Simon E [3225 posts] 6 years ago
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I believe that it's less about pedalling in circles per se, more about pushing through the 12 o'clock point and then pulling through 6 o'clock (often described as scraping your shoe). Some people argue that pulling up on the backstroke is not as useful as has been suggested. [Edit: I see Mat has said the same]

Elliptical chainrings like Rotor are designed to reduce the effort of the flat spot at the top of the pedal stroke. http://www.iridevelo.com/elliptical-chainrings-do-they-work/

More about Wattbike power data: http://www.cyclosport.org/09-Feb-2011/training/general-fitness/pedalling...

seabass89 [212 posts] 6 years ago
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How much difference will this actually make?

Imagine two intermediate riders with the same legstreght.

One has an intermediate 'force distribution' and one has an elite distribution?

How much difference will that make on a sportive? 1hr temp? 20 minute climb?

Would be cool to see a demonstration of a Q-ring on that thing too..

Just wondering!

outOfPhase [13 posts] 6 years ago
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Good article. I've actually got a Wattbike but I've learnt from this. My shape is quite distinctive, along the lower side it approximates the sausage shape, but the top side is waisted more like the peanut shape. It's actually a shorter sharper kink in/out than the peanut. There's no mystery as to why - I've got badly damaged ligaments in my left knee - but before the Wattbike I had never realised how much it affected my pedal action. Over years of accomodating to the injury I developed an action that momentarily delays the start of the power stroke on the injured leg. It's almost as if I need to get it just centred right before the power, but it's quite unconscious.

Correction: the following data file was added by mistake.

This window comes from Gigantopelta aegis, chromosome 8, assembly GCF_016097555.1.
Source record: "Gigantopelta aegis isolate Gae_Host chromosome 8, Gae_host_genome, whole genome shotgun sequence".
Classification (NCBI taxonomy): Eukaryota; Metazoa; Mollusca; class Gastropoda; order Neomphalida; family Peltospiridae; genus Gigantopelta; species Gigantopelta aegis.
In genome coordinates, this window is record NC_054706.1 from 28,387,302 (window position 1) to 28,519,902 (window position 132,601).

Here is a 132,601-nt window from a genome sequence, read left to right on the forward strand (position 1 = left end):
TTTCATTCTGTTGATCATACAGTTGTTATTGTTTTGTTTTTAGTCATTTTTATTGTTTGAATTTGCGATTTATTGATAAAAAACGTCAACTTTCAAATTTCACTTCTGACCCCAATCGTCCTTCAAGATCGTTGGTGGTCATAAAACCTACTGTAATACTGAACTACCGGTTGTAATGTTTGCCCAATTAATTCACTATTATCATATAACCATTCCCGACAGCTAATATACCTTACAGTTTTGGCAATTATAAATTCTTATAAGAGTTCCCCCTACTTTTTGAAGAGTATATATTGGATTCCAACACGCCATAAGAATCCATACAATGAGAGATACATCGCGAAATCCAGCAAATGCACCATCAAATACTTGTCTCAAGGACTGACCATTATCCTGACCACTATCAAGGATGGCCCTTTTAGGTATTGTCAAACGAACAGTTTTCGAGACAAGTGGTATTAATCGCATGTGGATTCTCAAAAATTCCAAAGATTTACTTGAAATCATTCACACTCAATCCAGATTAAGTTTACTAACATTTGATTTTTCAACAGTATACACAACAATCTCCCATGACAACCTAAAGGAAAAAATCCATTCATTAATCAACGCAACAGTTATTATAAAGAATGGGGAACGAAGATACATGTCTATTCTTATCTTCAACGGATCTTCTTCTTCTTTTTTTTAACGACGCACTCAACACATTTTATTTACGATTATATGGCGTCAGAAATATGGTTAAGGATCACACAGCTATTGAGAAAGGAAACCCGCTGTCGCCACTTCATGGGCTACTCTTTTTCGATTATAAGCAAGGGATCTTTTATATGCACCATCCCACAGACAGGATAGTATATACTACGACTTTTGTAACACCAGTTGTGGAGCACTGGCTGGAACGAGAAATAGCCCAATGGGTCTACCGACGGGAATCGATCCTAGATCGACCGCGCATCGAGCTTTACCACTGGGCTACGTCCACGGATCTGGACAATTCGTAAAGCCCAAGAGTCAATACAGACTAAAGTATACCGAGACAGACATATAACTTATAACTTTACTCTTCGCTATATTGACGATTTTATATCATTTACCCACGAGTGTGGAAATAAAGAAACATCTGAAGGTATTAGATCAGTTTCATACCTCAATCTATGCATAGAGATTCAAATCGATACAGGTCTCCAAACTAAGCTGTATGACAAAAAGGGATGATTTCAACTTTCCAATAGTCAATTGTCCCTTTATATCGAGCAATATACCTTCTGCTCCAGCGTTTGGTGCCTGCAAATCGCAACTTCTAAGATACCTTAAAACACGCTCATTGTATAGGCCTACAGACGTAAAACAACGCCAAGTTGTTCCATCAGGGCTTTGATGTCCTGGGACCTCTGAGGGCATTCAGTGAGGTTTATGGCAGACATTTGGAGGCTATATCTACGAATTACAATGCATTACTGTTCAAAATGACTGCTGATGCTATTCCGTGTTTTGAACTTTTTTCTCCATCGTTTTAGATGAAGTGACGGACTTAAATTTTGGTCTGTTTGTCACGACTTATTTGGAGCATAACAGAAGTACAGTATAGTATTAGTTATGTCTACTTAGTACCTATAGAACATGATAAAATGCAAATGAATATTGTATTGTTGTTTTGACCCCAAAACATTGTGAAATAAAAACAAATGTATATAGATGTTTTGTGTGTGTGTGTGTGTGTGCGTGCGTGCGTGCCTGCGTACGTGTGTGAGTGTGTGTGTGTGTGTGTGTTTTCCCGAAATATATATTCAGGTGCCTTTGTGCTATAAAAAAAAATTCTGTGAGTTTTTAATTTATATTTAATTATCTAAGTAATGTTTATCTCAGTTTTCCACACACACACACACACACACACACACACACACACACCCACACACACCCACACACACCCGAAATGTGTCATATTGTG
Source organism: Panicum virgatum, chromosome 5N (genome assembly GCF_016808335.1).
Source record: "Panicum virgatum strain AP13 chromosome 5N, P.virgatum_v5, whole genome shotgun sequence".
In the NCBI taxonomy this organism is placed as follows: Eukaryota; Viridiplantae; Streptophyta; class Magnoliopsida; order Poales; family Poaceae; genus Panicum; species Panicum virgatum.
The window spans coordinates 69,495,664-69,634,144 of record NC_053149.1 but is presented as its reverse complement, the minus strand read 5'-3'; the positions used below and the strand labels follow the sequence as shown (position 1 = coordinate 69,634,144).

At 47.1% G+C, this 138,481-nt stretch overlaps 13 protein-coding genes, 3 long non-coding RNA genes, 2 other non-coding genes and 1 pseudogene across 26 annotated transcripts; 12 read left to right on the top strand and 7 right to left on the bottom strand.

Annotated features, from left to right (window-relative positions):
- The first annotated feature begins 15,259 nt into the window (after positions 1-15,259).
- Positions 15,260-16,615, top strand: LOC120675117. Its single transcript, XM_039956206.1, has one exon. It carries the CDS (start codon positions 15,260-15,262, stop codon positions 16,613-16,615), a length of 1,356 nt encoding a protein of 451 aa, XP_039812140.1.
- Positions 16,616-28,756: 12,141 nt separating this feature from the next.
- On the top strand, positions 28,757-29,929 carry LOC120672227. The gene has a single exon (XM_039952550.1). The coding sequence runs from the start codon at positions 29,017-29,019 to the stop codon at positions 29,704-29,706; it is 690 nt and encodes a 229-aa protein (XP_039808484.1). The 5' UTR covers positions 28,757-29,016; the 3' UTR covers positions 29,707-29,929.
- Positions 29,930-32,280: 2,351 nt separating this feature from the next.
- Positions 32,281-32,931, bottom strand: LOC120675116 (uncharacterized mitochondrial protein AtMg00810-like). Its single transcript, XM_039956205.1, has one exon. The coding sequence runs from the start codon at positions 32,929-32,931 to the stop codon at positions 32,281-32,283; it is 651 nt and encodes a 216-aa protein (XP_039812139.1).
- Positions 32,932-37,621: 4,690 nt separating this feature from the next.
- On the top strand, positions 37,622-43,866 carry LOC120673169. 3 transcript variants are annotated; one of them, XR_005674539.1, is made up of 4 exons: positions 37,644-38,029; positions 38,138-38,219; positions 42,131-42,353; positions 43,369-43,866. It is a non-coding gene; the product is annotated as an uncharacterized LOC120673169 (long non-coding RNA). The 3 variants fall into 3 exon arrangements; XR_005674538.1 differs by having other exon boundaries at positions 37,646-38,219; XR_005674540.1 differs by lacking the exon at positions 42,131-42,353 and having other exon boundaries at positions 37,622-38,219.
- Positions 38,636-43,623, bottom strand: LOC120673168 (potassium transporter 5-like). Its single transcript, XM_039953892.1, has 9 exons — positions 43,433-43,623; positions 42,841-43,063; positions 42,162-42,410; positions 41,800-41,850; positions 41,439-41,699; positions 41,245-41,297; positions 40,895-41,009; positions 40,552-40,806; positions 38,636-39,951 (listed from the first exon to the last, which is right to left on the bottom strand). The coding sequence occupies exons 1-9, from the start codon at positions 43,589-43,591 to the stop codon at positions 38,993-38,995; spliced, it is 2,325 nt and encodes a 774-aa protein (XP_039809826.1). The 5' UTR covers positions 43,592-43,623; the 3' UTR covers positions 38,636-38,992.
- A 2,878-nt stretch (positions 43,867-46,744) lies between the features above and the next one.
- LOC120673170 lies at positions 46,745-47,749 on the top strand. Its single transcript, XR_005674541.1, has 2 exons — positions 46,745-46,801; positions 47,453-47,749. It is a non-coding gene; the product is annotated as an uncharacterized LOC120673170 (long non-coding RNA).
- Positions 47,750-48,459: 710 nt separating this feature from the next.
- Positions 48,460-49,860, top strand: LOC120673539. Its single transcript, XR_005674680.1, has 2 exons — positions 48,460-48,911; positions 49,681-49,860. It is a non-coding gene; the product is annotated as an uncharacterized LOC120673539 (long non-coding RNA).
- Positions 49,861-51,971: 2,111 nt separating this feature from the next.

What I didn't know before reading the article is why I'm typically 53%/47% in favour of my damaged leg. But now I see that what this is really showing that that I pull up a bit more on my good leg than I do on with my bad one. Which I'm sure is true.
I've never used the PC software as I'm a Linux/Mac geek. But my son has got a Windows games laptop that might do it...

Simon E [3225 posts] 6 years ago
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seabass89 wrote:

How much difference will this actually make?

I would say that it is of most interest for maximising efficiency when racing. For riding sportives, which are non-competitive events, I'd expect improving your time to be a secondary consideration.

However, we all know lots of sportive riders like to think it's a race But if you want to improve your time then enter a time trial. It's a lot cheaper and you don't have to travel far.

notfastenough [3728 posts] 6 years ago
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Tried this yesterday, focusing a little more on the. 11-1 and 5-7 zones. There is a tangible difference, although it was a bit knackering due to use of different muscles. Practice required!

srtech [8 posts] 2 years ago
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Newbie question: Does this thing have locking pedals? Because I've never tried that, but it's the only way I can imagine getting any significant shear force on the pedals at 12 and 6. Or am I missing something?